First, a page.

Overall, the latest film adaption of ‘Pet Sematary’ is a creepy, unsettling and in its own way quite beautiful film that most King and horror fans should have a great deal of fun with. Especially if you can roll with the few noteworthy changes throughout that some diehard fans seem troubled by, although I actually found quite clever, especially in its ability to also stay true to the tone and soul of the overall story at the same time. This new film adaptation of Stephen King’s famous novel ‘Pet Sematary’ is definitely highly recommend, both for fans of King’s work (and the novel in particular) and genre fans who should both find quite a bit to appreciate within. If nothing else it’s likely to at least prove worthy of a couple hours and the price of a rental for anyone already the slightest bit interested in checking it out.
The Blu-ray release of ‘Pet Sematary’ features a full 1080p High Definition presentation utilizing the film’s original 2.40:1 Cinemascope Aspect Ratio. The video presentation looks magnificent as a whole and offers a sharp, smooth and clean presentation from start to finish with no noticeable faults or issues to be found along the way. It holds up impressively even during the numerous notably dark sequences, never allowing anything onscreen to become negatively affected or rendered indiscernible. Overall, this is a wonderful high definition video presentation that should more than satisfy both fans of the film and first time viewers.
The Blu-ray release features a Dolby Atmos (Dolby TrueHD 7.1 channel compatible) soundtrack. Please note that this review pertains solely to the Dolby TrueHD 7.1 audio presentation. This multichannel soundtrack is outstanding and delivers a crisp, smooth and quite active audio presentation throughout. It constantly takes full advantage of all seven available channels in order to assault the viewer with nature effects, creepy sounds and much more flooding the various speakers whenever fitting and never resulting in any dialogue or other audio activity that might be occurring simultaneously becoming distorted or rendered inaudible in the process. Overall, this is a fantastic Dolby Atmos (Dolby TrueHD 7.1 compatible) soundtrack that sounds consistently magnificent and perfectly complements the overall viewing experience.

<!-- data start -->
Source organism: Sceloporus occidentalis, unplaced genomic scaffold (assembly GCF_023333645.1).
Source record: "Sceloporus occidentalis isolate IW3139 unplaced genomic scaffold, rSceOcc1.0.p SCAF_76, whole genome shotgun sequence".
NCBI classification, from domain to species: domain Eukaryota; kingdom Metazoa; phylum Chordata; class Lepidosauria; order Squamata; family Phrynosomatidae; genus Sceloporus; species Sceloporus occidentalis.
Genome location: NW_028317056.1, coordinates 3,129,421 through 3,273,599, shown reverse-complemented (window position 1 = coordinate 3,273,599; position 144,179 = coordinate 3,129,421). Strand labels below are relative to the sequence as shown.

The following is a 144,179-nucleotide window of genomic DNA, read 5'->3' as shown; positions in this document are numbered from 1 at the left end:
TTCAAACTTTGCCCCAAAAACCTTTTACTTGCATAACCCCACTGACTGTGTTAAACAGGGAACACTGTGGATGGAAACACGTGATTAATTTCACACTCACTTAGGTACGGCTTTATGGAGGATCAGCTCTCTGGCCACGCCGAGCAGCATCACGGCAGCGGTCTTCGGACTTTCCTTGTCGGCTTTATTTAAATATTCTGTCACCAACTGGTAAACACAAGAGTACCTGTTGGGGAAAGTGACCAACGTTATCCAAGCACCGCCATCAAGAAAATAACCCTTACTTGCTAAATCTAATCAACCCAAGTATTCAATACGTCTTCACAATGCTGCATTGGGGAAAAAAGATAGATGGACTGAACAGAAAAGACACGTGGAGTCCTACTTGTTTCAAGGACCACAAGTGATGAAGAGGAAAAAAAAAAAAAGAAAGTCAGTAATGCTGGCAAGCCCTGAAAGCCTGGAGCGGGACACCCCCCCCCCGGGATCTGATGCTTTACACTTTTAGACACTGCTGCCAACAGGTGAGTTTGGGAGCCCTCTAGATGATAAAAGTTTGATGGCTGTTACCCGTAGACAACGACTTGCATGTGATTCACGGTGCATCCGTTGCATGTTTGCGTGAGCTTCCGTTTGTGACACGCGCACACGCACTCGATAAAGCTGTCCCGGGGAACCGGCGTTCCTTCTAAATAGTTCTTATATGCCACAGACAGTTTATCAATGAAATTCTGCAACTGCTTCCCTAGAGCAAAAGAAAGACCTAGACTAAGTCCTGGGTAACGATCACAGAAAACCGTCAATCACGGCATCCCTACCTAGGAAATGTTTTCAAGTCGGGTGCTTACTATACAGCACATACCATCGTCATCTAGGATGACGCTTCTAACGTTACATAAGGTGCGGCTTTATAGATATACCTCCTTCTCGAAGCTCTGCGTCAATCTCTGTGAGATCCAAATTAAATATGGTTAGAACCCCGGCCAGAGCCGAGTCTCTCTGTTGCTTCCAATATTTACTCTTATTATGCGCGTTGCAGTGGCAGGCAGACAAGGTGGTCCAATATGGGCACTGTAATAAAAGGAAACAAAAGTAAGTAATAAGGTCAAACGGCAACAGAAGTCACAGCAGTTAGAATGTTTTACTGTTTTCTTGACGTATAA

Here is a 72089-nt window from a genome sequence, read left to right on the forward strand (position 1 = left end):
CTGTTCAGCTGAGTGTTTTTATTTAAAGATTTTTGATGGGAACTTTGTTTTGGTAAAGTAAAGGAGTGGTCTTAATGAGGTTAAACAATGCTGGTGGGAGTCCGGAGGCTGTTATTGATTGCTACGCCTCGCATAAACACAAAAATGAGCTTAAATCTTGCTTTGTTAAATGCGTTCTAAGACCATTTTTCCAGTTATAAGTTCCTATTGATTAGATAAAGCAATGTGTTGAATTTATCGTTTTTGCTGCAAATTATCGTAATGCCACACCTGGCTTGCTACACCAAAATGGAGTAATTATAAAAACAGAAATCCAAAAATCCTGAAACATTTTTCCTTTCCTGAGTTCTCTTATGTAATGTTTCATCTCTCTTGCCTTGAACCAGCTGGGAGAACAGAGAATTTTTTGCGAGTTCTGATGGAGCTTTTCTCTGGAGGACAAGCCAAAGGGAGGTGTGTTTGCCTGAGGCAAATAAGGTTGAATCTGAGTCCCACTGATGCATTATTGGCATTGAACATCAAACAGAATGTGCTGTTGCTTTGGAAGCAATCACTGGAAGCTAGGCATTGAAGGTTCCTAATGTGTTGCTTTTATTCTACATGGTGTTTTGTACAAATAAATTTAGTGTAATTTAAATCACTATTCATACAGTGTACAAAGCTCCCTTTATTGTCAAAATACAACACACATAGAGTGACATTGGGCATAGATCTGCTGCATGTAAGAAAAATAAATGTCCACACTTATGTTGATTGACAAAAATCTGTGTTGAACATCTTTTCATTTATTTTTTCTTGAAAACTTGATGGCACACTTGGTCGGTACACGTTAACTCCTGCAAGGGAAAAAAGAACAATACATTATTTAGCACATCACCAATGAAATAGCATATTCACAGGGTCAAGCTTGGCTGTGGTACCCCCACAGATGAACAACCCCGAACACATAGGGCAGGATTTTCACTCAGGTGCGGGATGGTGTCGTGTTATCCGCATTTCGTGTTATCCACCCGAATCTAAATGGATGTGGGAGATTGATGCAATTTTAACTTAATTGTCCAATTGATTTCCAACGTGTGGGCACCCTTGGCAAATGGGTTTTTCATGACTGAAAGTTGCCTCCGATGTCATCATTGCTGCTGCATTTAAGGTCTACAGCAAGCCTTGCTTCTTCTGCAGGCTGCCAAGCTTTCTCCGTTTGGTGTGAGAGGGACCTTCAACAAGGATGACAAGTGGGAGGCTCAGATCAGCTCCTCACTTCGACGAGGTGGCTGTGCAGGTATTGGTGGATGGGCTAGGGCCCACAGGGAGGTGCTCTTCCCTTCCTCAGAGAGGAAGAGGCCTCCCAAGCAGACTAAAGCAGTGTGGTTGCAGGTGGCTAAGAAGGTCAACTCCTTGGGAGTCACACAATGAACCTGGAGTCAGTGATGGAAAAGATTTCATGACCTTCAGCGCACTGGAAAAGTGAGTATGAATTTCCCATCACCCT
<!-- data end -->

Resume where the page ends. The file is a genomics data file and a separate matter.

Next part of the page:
The Blu-ray release of ‘Pet Sematary’ includes a number of solid extras that fans should appreciate. Included on the release is the 4-part Making of Documentary ‘Beyond the Deadfall’ (running approximately 61 minutes in length) which chronicles the lengthy process of bringing the film to life and features interviews/comments with members of the cast and crew, plus tons of behind the scenes footage and more. We are also treated to an ‘Alternate Ending’ (running approximately 9 minutes in length) along with a collection of ‘Deleted Scenes’ from the movie (running approximately 16 minutes altogether) and a few other clips/deleted footage including ‘The Tale of Timmy Bateman’ (approximately 3 minutes) and ‘Night Terrors’ which is broken down by the family member’s experiences and includes segments for ‘Louis’ (approximately 2 minutes), ‘Rachel’ (2 minutes) and ‘Ellie’ (1 minute).